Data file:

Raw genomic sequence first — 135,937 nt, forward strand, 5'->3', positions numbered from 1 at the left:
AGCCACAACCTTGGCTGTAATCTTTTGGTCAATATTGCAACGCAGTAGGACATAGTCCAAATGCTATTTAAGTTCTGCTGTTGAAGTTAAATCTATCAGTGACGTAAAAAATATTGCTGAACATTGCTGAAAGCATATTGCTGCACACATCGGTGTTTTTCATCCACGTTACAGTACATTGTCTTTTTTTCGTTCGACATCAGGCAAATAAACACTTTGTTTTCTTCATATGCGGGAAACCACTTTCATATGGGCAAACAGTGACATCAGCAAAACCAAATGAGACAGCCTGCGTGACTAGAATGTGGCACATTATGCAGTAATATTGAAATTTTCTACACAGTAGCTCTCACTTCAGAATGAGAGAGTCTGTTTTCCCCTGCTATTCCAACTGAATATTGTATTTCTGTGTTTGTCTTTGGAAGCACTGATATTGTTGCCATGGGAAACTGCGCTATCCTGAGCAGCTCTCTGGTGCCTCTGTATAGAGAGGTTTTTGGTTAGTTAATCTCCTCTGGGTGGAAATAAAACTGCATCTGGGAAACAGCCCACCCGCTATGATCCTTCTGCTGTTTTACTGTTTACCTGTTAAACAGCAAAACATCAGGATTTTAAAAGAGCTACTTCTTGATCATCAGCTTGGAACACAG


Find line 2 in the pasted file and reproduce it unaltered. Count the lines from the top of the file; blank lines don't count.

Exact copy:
AGCCACAACCTTGGCTGTAATCTTTTGGTCAATATTGCAACGCAGTAGGACATAGTCCAAATGCTATTTAAGTTCTGCTGTTGAAGTTAAATCTATCAGTGACGTAAAAAATATTGCTGAACATTGCTGAAAGCATATTGCTGCACACATCGGTGTTTTTCATCCACGTTACAGTACATTGTCTTTTTTTCGTTCGACATCAGGCAAATAAACACTTTGTTTTCTTCATATGCGGGAAACCACTTTCATATGGGCAAACAGTGACATCAGCAAAACCAAATGAGACAGCCTGCGTGACTAGAATGTGGCACATTATGCAGTAATATTGAAATTTTCTACACAGTAGCTCTCACTTCAGAATGAGAGAGTCTGTTTTCCCCTGCTATTCCAACTGAATATTGTATTTCTGTGTTTGTCTTTGGAAGCACTGATATTGTTGCCATGGGAAACTGCGCTATCCTGAGCAGCTCTCTGGTGCCTCTGTATAGAGAGGTTTTTGGTTAGTTAATCTCCTCTGGGTGGAAATAAAACTGCATCTGGGAAACAGCCCACCCGCTATGATCCTTCTGCTGTTTTACTGTTTACCTGTTAAACAGCAAAACATCAGGATTTTAAAAGAGCTACTTCTTGATCATCAGCTTGGAACACAG